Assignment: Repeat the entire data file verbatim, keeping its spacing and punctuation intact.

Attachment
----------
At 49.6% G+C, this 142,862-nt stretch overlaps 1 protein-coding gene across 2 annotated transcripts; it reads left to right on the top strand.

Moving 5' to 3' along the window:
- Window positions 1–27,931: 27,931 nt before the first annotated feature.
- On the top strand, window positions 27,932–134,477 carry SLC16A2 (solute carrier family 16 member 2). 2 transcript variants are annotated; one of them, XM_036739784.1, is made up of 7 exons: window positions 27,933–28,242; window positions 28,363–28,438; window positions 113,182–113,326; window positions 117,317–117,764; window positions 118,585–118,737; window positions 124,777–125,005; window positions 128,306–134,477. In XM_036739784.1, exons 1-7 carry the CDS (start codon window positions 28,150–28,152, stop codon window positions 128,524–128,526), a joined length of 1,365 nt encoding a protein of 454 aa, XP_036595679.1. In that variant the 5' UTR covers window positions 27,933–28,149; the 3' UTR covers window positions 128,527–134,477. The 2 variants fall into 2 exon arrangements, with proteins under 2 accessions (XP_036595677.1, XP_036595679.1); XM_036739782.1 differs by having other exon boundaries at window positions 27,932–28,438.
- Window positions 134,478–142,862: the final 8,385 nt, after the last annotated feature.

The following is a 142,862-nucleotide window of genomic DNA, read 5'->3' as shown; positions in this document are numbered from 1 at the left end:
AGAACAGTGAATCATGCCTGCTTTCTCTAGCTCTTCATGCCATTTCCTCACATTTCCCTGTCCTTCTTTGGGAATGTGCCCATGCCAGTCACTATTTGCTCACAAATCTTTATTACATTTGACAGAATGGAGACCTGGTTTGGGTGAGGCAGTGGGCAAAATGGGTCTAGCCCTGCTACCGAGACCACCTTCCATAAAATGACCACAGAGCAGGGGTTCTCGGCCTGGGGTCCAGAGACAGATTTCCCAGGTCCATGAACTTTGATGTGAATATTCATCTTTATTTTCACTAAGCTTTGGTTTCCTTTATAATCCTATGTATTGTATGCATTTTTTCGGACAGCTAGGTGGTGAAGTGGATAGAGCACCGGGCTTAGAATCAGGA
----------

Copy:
At 49.6% G+C, this 142,862-nt stretch overlaps 1 protein-coding gene across 2 annotated transcripts; it reads left to right on the top strand.

Moving 5' to 3' along the window:
- Window positions 1–27,931: 27,931 nt before the first annotated feature.
- On the top strand, window positions 27,932–134,477 carry SLC16A2 (solute carrier family 16 member 2). 2 transcript variants are annotated; one of them, XM_036739784.1, is made up of 7 exons: window positions 27,933–28,242; window positions 28,363–28,438; window positions 113,182–113,326; window positions 117,317–117,764; window positions 118,585–118,737; window positions 124,777–125,005; window positions 128,306–134,477. In XM_036739784.1, exons 1-7 carry the CDS (start codon window positions 28,150–28,152, stop codon window positions 128,524–128,526), a joined length of 1,365 nt encoding a protein of 454 aa, XP_036595679.1. In that variant the 5' UTR covers window positions 27,933–28,149; the 3' UTR covers window positions 128,527–134,477. The 2 variants fall into 2 exon arrangements, with proteins under 2 accessions (XP_036595677.1, XP_036595679.1); XM_036739782.1 differs by having other exon boundaries at window positions 27,932–28,438.
- Window positions 134,478–142,862: the final 8,385 nt, after the last annotated feature.

The following is a 142,862-nucleotide window of genomic DNA, read 5'->3' as shown; positions in this document are numbered from 1 at the left end:
AGAACAGTGAATCATGCCTGCTTTCTCTAGCTCTTCATGCCATTTCCTCACATTTCCCTGTCCTTCTTTGGGAATGTGCCCATGCCAGTCACTATTTGCTCACAAATCTTTATTACATTTGACAGAATGGAGACCTGGTTTGGGTGAGGCAGTGGGCAAAATGGGTCTAGCCCTGCTACCGAGACCACCTTCCATAAAATGACCACAGAGCAGGGGTTCTCGGCCTGGGGTCCAGAGACAGATTTCCCAGGTCCATGAACTTTGATGTGAATATTCATCTTTATTTTCACTAAGCTTTGGTTTCCTTTATAATCCTATGTATTGTATGCATTTTTTCGGACAGCTAGGTGGTGAAGTGGATAGAGCACCGGGCTTAGAATCAGGA